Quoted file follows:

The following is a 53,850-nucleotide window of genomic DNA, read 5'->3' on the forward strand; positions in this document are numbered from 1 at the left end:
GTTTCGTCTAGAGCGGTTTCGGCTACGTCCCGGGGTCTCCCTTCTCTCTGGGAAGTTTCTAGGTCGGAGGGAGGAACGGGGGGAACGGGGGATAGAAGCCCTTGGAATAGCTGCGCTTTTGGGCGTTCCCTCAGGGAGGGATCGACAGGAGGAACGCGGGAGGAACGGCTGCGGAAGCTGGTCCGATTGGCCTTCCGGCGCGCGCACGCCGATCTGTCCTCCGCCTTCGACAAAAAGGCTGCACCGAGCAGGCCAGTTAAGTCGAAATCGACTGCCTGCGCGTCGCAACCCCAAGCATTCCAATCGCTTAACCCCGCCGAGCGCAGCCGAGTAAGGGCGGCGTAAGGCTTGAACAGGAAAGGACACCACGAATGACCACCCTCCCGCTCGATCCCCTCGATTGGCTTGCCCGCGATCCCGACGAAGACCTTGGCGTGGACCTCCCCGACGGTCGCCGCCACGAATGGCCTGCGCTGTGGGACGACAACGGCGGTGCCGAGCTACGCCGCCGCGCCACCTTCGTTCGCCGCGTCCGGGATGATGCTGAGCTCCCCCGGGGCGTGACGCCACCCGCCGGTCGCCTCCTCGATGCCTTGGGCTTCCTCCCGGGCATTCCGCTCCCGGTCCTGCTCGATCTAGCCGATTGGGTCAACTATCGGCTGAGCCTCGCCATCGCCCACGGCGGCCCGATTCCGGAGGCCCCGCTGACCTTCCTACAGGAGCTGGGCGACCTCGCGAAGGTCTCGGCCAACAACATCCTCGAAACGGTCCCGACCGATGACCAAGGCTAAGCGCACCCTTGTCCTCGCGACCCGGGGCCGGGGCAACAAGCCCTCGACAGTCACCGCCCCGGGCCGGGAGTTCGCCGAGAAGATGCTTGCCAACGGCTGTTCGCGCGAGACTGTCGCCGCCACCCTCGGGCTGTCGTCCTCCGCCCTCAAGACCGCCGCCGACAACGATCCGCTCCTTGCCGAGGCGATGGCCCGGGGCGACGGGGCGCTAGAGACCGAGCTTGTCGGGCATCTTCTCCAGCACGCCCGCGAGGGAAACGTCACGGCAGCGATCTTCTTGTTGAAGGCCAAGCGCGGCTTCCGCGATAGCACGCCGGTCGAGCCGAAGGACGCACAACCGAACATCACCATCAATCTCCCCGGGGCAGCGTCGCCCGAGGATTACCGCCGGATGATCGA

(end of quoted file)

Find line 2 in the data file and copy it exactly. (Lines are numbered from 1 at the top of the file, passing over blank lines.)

GTTTCGTCTAGAGCGGTTTCGGCTACGTCCCGGGGTCTCCCTTCTCTCTGGGAAGTTTCTAGGTCGGAGGGAGGAACGGGGGGAACGGGGGATAGAAGCCCTTGGAATAGCTGCGCTTTTGGGCGTTCCCTCAGGGAGGGATCGACAGGAGGAACGCGGGAGGAACGGCTGCGGAAGCTGGTCCGATTGGCCTTCCGGCGCGCGCACGCCGATCTGTCCTCCGCCTTCGACAAAAAGGCTGCACCGAGCAGGCCAGTTAAGTCGAAATCGACTGCCTGCGCGTCGCAACCCCAAGCATTCCAATCGCTTAACCCCGCCGAGCGCAGCCGAGTAAGGGCGGCGTAAGGCTTGAACAGGAAAGGACACCACGAATGACCACCCTCCCGCTCGATCCCCTCGATTGGCTTGCCCGCGATCCCGACGAAGACCTTGGCGTGGACCTCCCCGACGGTCGCCGCCACGAATGGCCTGCGCTGTGGGACGACAACGGCGGTGCCGAGCTACGCCGCCGCGCCACCTTCGTTCGCCGCGTCCGGGATGATGCTGAGCTCCCCCGGGGCGTGACGCCACCCGCCGGTCGCCTCCTCGATGCCTTGGGCTTCCTCCCGGGCATTCCGCTCCCGGTCCTGCTCGATCTAGCCGATTGGGTCAACTATCGGCTGAGCCTCGCCATCGCCCACGGCGGCCCGATTCCGGAGGCCCCGCTGACCTTCCTACAGGAGCTGGGCGACCTCGCGAAGGTCTCGGCCAACAACATCCTCGAAACGGTCCCGACCGATGACCAAGGCTAAGCGCACCCTTGTCCTCGCGACCCGGGGCCGGGGCAACAAGCCCTCGACAGTCACCGCCCCGGGCCGGGAGTTCGCCGAGAAGATGCTTGCCAACGGCTGTTCGCGCGAGACTGTCGCCGCCACCCTCGGGCTGTCGTCCTCCGCCCTCAAGACCGCCGCCGACAACGATCCGCTCCTTGCCGAGGCGATGGCCCGGGGCGACGGGGCGCTAGAGACCGAGCTTGTCGGGCATCTTCTCCAGCACGCCCGCGAGGGAAACGTCACGGCAGCGATCTTCTTGTTGAAGGCCAAGCGCGGCTTCCGCGATAGCACGCCGGTCGAGCCGAAGGACGCACAACCGAACATCACCATCAATCTCCCCGGGGCAGCGTCGCCCGAGGATTACCGCCGGATGATCGA